How I Got Started

I started Butterfly gardening many years ago. My yard has been a progression over the years, and has made many transformations. Twenty years ago I experienced Hurricane Andrew. My yard and house were destroyed. We decided not to replace the pool screening and open up the backyard and put in some landscaping. That was the official beginning of my love for gardening in South Florida. I added a beautiful water garden years ago, and have been adding host and larvae plants for pollinators, mostly for the butterfly, for as many years as I can remember. I had my yard certified as a Natural Habitat, through the National Wildlife Foundation. To have a natural habitat you need to provide and meet certain requirements: 1. Provide a food source, 2. Provide a water source, 3. Cover, 4. A place to raise young. I try not to use any pesticides in my yard. I vermicompost and recycle as many of my food scraps as possible. If I had more land I would have a huge compost bin to recycle all my yard cuttings. Basically, I try to lessen my carbon footprint on this earth. In my own little world or backyard I try to provide an ecosystem in my water garden, provide birdbaths, birdfeeders, hummingbird nectar sources, feeders, puddling areas, host plants and nectar plants for butterflies and other pollinators. I am hoping to raise everyone’s awareness of the importance of saving our Butterflies, Blooms & Bees. Without them our world and food source will be in trouble. I hope you all enjoy my journey. I am not a Master Gardener, or Master Beekeeper, an Entomologist, or Journalists. I am simply a Backyard Gardener who is trying to lessen her Carbon Footprint of this Earth.

I hope you enjoy my blogs.

Saturday, September 15, 2012

Making Kombucha

While my daughter Katie was home she turned me on to Kombucha. It is a fermented tea that supposedly has beneficial bacteria and other things that are supposed to be good for you. First of all I love anything that is fermented, and I instantly fell in love with the flavor of this drink.

I don’t really know what Kombucha has to do with my yard, but one of the things I enjoy most is that you can flavor the drinks with different fruits, herbs, and spices, some of which I am sure will come from my yard. I love making stuff like this, and try to get creative in the flavoring.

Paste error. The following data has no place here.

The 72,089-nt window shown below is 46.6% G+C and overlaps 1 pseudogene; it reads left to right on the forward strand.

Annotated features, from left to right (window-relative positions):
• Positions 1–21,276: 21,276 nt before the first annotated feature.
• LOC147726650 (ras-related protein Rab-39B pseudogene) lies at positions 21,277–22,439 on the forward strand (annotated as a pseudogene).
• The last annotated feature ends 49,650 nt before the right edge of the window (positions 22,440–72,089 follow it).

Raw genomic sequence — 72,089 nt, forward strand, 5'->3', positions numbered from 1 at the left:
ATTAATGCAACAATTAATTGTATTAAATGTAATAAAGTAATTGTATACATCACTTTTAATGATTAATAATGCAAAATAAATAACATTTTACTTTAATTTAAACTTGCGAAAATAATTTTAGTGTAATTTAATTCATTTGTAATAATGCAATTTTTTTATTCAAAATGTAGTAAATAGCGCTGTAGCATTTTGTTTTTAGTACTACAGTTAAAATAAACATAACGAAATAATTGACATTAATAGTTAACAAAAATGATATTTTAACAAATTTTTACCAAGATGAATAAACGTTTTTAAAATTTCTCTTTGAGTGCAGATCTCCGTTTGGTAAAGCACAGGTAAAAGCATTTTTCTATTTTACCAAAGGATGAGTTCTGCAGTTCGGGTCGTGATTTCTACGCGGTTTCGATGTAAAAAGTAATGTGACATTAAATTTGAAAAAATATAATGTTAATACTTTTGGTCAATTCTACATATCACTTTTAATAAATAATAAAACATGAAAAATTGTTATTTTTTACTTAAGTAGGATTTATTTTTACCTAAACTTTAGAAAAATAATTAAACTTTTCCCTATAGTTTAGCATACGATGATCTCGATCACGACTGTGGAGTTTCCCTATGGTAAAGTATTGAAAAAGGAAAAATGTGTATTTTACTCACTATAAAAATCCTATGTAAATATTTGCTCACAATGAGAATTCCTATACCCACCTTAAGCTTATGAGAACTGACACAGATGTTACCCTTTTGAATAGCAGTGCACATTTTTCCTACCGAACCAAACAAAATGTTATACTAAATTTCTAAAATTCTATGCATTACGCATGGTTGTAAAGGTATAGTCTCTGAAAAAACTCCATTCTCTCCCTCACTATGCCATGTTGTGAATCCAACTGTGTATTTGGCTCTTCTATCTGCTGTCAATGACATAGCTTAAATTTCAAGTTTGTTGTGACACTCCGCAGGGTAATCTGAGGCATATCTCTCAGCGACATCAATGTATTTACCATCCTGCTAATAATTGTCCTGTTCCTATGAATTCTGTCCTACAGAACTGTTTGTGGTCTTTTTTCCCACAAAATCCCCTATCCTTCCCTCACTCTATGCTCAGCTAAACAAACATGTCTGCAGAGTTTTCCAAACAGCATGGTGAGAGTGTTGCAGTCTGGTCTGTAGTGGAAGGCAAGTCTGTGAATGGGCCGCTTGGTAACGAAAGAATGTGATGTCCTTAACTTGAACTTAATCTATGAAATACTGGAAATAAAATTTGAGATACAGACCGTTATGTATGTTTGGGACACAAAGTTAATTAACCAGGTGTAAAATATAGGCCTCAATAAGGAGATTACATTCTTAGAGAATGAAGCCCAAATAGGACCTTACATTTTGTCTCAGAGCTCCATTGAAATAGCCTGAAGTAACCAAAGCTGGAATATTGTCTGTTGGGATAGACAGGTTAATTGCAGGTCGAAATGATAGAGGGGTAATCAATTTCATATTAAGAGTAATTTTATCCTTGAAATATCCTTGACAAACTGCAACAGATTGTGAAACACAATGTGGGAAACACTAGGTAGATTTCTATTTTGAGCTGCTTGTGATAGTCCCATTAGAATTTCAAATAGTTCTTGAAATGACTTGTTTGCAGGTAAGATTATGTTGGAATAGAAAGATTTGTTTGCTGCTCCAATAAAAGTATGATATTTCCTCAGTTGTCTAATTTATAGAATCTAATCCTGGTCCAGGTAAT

So what exactly is Kombucha?? Kombucha is a fermented tea that is often drunk for medicinal purposes. There is limited scientific information supporting any health benefit. Kombucha is a living health drink made by fermenting tea and sugar with the Kombucha culture. The culture is called a SCOBY (Symbiotic Culture of Bacteria and Yeast). The results can taste like something between sparkling apple cider and champagne, depending on the tea. Actually I was talking to a friend about the flavor today and I described it as kind of a dirty sock kind of smell, which really isn’t that appealing a description. I guess it is kind of an acquired taste, but I love it!

The first recorded use of Kombucha comes from China in 221 BC during the Tsin Dynasty. It was known as “The Tea of Immortality”. Kombucha tea has been reported to be a cure-all for a wide range of conditions including baldness, insomnia, intestinal disorders, arthritis, chronic fatigue syndrome, multiple sclerosis, AIDS, and cancer. Supporters say that Kombucha tea can boost the immune system and reverse the aging process. Between the Kombucha and the bee stings I should live forever!! Kombucha tea is said to contain antioxidants, a compound that blocks the action of free radicals (activated oxygen molecules that can damage cells).

I have been thoroughly enjoying making Kombucha tea. I bought some old Grolsch bottles on Ebay to bottle my tea in. They are perfect because of the hinged closure, great for the fermentation process. Just like in brewing or wine making there is a secondary fermentation when you add the different fruits etc. After I bottle the Kombucha, I flavor it with things like Gogi berries, raspberries, ginger, chai spice, etc. I leave very little space at the top of the bottle, and the sugars that are in the fruits allow for a secondary fermentation to occur. I let the bottles sit on my counter for 3-4 days, and then I put them in the refrigerator to slow the fermentation process. You need to be careful when you open the Grolsch bottles, remembering in the fermentation process CO2 is released as the yeast feeds from the sugars. The Kombucha can become quite effervescent.

I am really grateful that my daughter taught me about Kombucha. Not only do I enjoy the thought of the possible health benefits, but I love the fermentation process. The good news also is that it has very few calories because most of the sugars are fermented out.

So I hope I turned you on to making some “Buch”!

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